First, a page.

We all know that digital photos take up gobs of hard drive space, but how much RAM do you need in order to work on those images? 256MB? 512MB? 1 Gig? More??!
When it comes to RAM, more is always better. How much you need is going to depend on how large your photos are. For example, a Windows XP system with 512 MB of RAM is probably going to be able to handle 2 or 3 megapixel images without breaking much of a sweat. However, ask it to work with an 8 megapixel image, and it may slow down to a crawl . (My computer has 2 Gigs of RAM and doesn’t like it when I have too many 8 MP images open, so there’s never enough memory!)
My advice is if you’re going to do a lot of digital imaging with a 4MP camera or higher, seriously consider at least 1 Gig of RAM – particularly with XP (2 Gig is even better, especially if you’re using an 8MP camera). Memory is cheap, and the more of it you have, the better off you’ll be.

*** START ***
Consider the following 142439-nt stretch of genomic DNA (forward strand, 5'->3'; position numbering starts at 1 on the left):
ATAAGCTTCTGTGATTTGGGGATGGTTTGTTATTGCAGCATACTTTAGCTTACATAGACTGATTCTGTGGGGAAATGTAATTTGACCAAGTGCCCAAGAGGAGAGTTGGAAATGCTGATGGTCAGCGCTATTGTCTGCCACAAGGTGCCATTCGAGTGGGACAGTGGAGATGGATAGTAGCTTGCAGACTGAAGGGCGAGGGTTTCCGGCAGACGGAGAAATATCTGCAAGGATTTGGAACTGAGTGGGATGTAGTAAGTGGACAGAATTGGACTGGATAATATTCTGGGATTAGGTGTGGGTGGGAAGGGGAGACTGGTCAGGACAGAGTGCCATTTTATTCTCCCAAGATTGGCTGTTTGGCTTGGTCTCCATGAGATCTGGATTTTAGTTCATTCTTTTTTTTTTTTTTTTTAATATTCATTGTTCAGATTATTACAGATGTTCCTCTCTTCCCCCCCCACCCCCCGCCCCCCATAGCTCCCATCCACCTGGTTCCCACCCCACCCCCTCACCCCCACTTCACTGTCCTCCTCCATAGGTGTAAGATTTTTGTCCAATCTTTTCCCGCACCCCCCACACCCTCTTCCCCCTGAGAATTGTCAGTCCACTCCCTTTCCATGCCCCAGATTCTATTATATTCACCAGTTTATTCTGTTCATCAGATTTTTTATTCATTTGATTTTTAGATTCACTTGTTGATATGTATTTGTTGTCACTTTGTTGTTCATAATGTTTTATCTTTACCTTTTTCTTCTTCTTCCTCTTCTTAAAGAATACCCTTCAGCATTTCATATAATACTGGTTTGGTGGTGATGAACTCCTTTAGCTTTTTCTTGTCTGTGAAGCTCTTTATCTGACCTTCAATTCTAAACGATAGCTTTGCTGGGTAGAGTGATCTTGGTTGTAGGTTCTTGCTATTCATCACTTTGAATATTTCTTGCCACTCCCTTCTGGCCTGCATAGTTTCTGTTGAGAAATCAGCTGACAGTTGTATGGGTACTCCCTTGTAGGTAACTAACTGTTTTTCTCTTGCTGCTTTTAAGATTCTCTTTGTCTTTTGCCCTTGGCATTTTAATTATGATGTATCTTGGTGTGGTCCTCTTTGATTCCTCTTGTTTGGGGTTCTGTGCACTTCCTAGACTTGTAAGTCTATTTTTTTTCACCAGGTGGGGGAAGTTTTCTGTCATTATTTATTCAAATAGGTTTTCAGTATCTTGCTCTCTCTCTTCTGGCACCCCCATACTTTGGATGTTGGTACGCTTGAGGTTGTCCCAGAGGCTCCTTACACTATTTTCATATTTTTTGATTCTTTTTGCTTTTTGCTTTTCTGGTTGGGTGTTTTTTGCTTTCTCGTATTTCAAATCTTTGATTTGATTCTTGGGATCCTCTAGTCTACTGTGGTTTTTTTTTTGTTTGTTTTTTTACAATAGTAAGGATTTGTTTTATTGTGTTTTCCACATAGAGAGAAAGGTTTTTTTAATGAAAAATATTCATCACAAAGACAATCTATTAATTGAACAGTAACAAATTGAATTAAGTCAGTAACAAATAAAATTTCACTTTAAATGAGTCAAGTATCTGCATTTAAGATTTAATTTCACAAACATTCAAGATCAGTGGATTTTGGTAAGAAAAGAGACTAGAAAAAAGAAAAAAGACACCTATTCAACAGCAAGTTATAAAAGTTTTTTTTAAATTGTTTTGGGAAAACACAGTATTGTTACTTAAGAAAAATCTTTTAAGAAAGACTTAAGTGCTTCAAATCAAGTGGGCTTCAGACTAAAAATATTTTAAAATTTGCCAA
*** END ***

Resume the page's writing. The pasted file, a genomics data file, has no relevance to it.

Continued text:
Once you get that new memory installed, you’ll be amazed at how much faster all your digital imaging work goes (for that matter, you’ll probably notice an increase in speed across the board).
Naturally, you’ll need to confirm with your computer’s manufacturer that it can handle all that extra RAM you want to install. If it’s a newer computer (say, 2 years old or less) you should be able to install at least 2 Gigs with no problem at all.
For some RAM installation guidelines, check out:
If you already have a lot of memory in your computer but it still seems to be running too slow, you may want to read this:
It’s an article telling you how to clear up excess startup programs. If you have too much junk running at startup, you’ll take a big hit in performance. No sense having all that shiny new RAM getting used up by software that you don’t need running at the moment.